Behold the Super Long Sneeze of a Deep Sea Sponge

Daisy Hernandez
·2 min read
Photo credit: Monterey Bay Aquarium Research Institute (MBARI)
Photo credit: Monterey Bay Aquarium Research Institute (MBARI)

From Popular Mechanics

  • Researchers at the Monterey Bay Aquarium Research Institute (MBARI) have captured footage of deep-sea sponges sneezing.

  • The time-lapse footage managed to capture the very first instance of glass sponges sneezing—in addition to detailed footage of other deep-sea sponges.

The Monterey Bay Aquarium Research Institute (MBARI) has been studying deep-sea sponges and other benthic fauna by capturing video footage and taking time-lapse photos to figure out what really goes on deep beneath the ocean’s surface.

MBARI found that deep-sea sponges do a lot more than just hang out along the ocean floor and drift aimlessly wherever the current takes them—they actually do a lot of moving around including contracting, expanding, and sneezing.

According to a paper published in Deep Sea Research Part II: Topical Studies in Oceanography, it’s tough to capture footage of deep-sea sponges contracting and sneezing because they move so slowly.

Kahn et al. write that “time-lapse photography provides a view of the seafloor at timescales that make it possible to recognize behaviors and activity of often slow-moving abyssal fauna.” And even with time-lapse, it took a watchful eye to catch the strange behavior exhibited by some of the deep-sea sponges.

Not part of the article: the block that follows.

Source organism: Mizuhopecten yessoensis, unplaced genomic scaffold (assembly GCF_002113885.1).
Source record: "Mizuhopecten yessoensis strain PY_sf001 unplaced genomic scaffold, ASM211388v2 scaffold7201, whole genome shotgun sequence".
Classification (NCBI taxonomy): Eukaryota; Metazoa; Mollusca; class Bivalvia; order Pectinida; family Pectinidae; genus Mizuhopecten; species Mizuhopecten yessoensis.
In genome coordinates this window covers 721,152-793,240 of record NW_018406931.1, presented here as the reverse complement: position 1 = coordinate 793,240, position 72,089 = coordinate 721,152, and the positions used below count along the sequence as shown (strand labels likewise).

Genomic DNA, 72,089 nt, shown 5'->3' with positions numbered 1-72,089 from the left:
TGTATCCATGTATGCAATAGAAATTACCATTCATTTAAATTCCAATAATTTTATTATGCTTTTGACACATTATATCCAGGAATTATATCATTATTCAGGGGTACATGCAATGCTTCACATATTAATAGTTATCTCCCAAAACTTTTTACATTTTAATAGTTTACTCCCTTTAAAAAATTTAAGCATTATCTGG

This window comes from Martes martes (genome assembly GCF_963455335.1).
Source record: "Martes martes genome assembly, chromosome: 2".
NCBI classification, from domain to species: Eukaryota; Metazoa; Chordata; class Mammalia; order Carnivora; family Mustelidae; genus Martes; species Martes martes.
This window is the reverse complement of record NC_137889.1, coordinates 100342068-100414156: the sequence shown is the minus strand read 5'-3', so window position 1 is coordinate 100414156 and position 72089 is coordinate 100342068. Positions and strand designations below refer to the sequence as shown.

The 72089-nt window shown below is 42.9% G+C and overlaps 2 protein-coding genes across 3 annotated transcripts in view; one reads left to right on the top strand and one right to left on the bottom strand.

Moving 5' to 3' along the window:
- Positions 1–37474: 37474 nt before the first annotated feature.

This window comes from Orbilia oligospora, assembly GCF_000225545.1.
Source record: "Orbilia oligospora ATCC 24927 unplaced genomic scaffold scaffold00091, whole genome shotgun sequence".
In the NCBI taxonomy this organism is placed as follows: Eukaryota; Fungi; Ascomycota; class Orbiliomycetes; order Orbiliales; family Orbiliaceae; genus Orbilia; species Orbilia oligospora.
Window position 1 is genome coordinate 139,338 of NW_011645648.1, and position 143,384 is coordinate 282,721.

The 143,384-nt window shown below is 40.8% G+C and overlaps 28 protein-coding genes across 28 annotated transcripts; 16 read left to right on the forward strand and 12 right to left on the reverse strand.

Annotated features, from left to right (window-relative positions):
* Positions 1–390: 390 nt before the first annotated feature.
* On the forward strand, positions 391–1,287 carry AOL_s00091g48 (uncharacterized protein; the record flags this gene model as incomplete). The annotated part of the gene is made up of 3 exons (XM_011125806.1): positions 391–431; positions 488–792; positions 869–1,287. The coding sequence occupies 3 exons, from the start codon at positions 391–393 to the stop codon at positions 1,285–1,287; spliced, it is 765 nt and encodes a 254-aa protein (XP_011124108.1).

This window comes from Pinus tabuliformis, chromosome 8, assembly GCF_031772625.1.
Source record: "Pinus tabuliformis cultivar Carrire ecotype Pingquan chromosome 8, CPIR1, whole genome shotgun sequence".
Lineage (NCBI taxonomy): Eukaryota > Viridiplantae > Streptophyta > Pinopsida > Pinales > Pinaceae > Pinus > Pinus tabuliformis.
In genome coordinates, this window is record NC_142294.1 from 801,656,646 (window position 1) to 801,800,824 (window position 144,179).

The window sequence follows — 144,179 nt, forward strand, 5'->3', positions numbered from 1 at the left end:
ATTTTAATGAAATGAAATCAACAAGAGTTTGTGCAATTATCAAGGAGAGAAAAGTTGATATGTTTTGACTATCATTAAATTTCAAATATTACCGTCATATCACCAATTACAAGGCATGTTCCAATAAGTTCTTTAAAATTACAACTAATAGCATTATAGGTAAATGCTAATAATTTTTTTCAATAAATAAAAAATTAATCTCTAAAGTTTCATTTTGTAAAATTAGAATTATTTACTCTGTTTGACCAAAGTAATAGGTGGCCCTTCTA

“Everyone was watching sea cucumbers and urchins snuffling around on the seafloor, but I watched the sponge. And then [it] changed size,” said Amanda Kahn, a former postdoctoral fellow at MBARI. Kahn and a colleague investigated the strange occurrence and discovered that several glass and sputnik sponges along the sea floor changed in size and shape “in a rhythmic pattern” over time. Interestingly, this is the first time that sneezing has been seen in glass sponges.

Additionally, Kahn adds that “it’s not yet known what the timing of [the sponge] rhythms are or why they happen the way they do.” One theory points to waste release as the reason for the sneeze.

In the same way that humans sneeze to release irritants that come in contact with the lining of our noses, sponges sneeze—sometimes over the course of 40 minutes or more—to discharge unnecessary debris they’ve taken in during filter feeding.

In a way, they're just like us—except much slower.

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